The VOID and Other VR Investment


Hyper-Reality Sees Major Investment

The VOID Gets $20 Million Injection & Other Developments in LBE VR

Kevin Williams

Kevin Williams

by Kevin Williams, International Immersive Technology Special Correspondent

The posterboy for the explosion in interest in arena-scale, free-roaming VR, The VOID LLC has seen major developments in its structure and a multimillion-dollar investment. The Utah-based company operates 11 facilities running its “Hyper Reality” VR platform, based on players using backpack PCs and VR headsets (running third party hardware), offering a special “re-directed-walking” algorithm to immerse the players in virtual environments.

The $20 million influx of capital came from the Lupa Systems holdings company, representing James Murdoch. If his name sounds familiar, it’s because he’s the former CEO of 21st Century Fox and was instrumental in the $71-billion acquisition of Fox by the Walt Disney Company. By the way, he’s also the son of billionaire media mogul Rupert Murdoch. The investment, which joins other high-profile supporters such as Qualcomm Ven­tures, Fidelity Manage­ment and the Walt Disney Company, results in Murdoch taking a position on The VOID’s board.

The restructuring and new capital came on the back of major changes at the top within the company. Last year, CEO Cliff Plumer was replaced by chairman Craig Watson. A bit before the announcement of the Lupa Systems/Murdoch investment, CFO Jeff Ruggels was said to be leaving the company in what was stated as a long-planned departure. This also comes on the back of several prominent executive departures that have taken place the previous months. The company has suffered some “speed-bumps,” including poor reaction to their own internally managed created content (Nicodemus: Demon of Evanishment), along with expected site-generated revenue coming in under expectations. Clearly, those speedbumps haven’t dampened enthusiasm for their tech or approach.

The original business plans for The VOID was to roll out about 30 location-based entertainment centers based on their VR experience platform. Their initial offering was Ghostbusters: Dimen­sions in partnership with Merlin Enter­tainment and Sony Pictures. With investment from Disney, The VOID would partner with them, as well as their Lucasfilm ILMxLab studio, to develop content. The first was Star Wars: Secret of the Empire and then, most recently, Ralph Breaks VR based on the Wreck it Ralph movie property. A new VR experience based on the Marvel universe is coming. (It had been scheduled for the middle of this year).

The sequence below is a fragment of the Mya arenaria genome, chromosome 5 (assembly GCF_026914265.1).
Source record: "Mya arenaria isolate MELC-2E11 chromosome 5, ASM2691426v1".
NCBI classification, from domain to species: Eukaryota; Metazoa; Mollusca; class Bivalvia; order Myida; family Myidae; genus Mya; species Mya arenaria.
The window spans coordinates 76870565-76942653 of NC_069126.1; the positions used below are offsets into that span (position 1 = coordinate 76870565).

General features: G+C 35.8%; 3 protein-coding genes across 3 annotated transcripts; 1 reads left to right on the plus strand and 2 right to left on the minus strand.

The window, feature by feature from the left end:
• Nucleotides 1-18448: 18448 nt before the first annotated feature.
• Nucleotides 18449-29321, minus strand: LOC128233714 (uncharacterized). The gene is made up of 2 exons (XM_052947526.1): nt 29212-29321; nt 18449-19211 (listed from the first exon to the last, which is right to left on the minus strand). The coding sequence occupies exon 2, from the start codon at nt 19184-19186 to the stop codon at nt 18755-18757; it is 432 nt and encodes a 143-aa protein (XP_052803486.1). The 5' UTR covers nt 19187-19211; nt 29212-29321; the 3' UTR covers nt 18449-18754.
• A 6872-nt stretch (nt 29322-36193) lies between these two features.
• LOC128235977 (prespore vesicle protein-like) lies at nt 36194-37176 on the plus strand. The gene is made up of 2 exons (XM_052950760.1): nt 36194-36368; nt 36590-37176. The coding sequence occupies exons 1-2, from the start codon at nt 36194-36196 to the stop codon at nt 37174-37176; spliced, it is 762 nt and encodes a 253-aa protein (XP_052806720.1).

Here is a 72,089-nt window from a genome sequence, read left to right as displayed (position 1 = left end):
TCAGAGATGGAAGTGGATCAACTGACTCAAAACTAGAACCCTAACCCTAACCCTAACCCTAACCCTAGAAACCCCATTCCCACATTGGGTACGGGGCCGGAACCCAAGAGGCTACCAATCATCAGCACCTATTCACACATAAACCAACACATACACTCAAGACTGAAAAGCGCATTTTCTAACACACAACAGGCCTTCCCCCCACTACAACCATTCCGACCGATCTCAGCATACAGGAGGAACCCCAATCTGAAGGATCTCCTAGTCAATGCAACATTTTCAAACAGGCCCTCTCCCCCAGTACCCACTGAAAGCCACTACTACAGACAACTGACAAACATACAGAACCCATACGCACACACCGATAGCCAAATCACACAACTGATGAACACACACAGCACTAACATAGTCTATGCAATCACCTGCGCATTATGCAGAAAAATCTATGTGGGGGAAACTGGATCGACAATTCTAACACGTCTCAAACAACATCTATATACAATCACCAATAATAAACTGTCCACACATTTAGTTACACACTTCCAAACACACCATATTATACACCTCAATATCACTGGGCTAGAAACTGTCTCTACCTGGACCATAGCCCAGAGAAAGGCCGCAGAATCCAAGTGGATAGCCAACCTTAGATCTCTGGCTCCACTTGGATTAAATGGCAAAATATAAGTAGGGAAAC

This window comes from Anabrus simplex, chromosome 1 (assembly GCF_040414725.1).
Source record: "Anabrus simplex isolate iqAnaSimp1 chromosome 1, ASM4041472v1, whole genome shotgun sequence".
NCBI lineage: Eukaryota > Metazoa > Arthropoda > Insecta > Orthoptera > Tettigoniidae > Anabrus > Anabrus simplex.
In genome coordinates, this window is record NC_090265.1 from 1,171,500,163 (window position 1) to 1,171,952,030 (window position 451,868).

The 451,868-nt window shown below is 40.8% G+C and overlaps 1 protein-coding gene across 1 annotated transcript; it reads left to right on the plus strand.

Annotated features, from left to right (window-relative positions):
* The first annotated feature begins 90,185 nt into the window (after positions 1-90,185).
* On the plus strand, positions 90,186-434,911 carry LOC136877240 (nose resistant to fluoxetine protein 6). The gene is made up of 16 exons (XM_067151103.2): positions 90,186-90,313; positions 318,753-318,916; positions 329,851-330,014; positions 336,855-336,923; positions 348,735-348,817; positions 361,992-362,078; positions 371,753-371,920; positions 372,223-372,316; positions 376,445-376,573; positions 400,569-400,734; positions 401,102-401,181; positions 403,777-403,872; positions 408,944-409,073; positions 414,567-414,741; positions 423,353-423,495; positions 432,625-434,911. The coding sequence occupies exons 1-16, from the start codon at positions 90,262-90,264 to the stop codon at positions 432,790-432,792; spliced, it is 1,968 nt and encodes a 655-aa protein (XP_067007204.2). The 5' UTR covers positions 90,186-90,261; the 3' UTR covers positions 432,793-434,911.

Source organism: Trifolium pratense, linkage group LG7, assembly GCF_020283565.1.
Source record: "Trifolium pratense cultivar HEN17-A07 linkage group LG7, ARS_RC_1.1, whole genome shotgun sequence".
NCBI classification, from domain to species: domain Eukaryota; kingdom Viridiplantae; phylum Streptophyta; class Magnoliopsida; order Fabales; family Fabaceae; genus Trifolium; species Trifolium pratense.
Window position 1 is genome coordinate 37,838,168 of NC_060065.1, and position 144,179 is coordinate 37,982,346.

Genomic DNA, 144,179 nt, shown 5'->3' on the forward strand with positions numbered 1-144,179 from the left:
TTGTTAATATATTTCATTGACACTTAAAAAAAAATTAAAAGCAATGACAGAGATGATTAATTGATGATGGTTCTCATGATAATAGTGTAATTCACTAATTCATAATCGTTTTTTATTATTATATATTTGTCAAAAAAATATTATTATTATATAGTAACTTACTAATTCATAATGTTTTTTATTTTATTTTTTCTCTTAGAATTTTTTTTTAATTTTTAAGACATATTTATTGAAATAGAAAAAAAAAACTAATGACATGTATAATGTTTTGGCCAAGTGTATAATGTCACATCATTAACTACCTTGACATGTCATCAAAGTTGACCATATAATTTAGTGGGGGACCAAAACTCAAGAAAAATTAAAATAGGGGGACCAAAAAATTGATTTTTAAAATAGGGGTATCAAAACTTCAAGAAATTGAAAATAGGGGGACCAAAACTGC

The VOID’s experiences typically cost $35 for a 15-minute adventure through its virtual world. The platform is offered as a standalone retail unit, and also as a pop-up attraction as installed in Canadian locations as part of a collaboration with Cineplex’s five “VOID Experience Centers.” There is also a Chinese collaboration with Shanda Group, a Shanghai operation that plans to open several of The VOID venues in the territory, this following the attraction’s first Asian opening at the Resorts World Genting in China last year.

The company recently announced plans for a further three facilities to be opened at The Battery Atlanta, Atlanta, Ga.; Mall of America, Minneapolis, Minn.; and Tyson’s Corner, Washing­ton, D.C., for the end of the year. However, with this latest restructuring, The VOID has paused ongoing plans for nine new locations across the U.S. and has partnered with Unibail-Rodamco-Westfield, a shopping mall operator. This will result in the rolling out of a new pop-up version of The VOID ideally suited for installation in a mall environment. They expect to install some 25 of these new units. The restructured operations team will evaluate future trajectory based on feedback and business research.

Other VR Companies Get Capital Influx

The LBE VR scene has seen phenomenal investment from media and major investment houses. Leading competitors to The VOID, include Dreamscape Immersion (which has investors including AMC, IMAX and others), Nomadic VR and Spaces have had such financial injections.

Investment of this sort has not been restricted to Western corporations either. China-based Sandbox VR raised investment of some $68 million for their own LBE VR facility platform with investment from Alibaba, Triple Point Capital and others. Japan-based Tyffon, which was initially backed by Disney, has also recently raised some $7.8 million towards a Western roll-out of its own LBE VR facilities.

What’s important to note is that the commercial VR sector continues to see major interest from the investment community while consumer VR works hard to find momentum.

Kevin Williams is a leading authority in the digital out-of-home entertainment industry through his consultancy KWP Limited and specializes in interactive entertainment. He’s had an extensive career in the theme park, amusement and entertainment software industries, and was once a Walt Disney Imagineer. Kevin is well known for his news service, The Stinger Report, that he boasts “has become a-must-read for those working or investing in the international market.” He is a prolific writer with regular columns for the main trade publications in this market and is a frequent presenter of conference sessions on the sector and its global impact. He is also the co-author of what he says is the only book on this aspect of the market, The Out-of-Home Immersive Entertainment Frontier, and is working on the next edition, scheduled for publication soon. Kevin can be reached at [email protected]



Leave A Reply

This site uses Akismet to reduce spam. Learn how your comment data is processed.